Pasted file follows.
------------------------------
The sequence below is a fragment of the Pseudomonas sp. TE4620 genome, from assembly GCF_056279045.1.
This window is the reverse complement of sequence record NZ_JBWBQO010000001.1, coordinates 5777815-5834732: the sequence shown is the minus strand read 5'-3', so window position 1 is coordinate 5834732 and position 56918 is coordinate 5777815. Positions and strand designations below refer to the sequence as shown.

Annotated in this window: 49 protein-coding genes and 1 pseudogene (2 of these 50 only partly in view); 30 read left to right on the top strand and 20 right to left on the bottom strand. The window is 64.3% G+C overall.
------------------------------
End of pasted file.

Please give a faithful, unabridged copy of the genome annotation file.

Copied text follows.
The sequence below is a fragment of the Pseudomonas sp. TE4620 genome, from assembly GCF_056279045.1.
This window is the reverse complement of sequence record NZ_JBWBQO010000001.1, coordinates 5777815-5834732: the sequence shown is the minus strand read 5'-3', so window position 1 is coordinate 5834732 and position 56918 is coordinate 5777815. Positions and strand designations below refer to the sequence as shown.

Annotated in this window: 49 protein-coding genes and 1 pseudogene (2 of these 50 only partly in view); 30 read left to right on the top strand and 20 right to left on the bottom strand. The window is 64.3% G+C overall.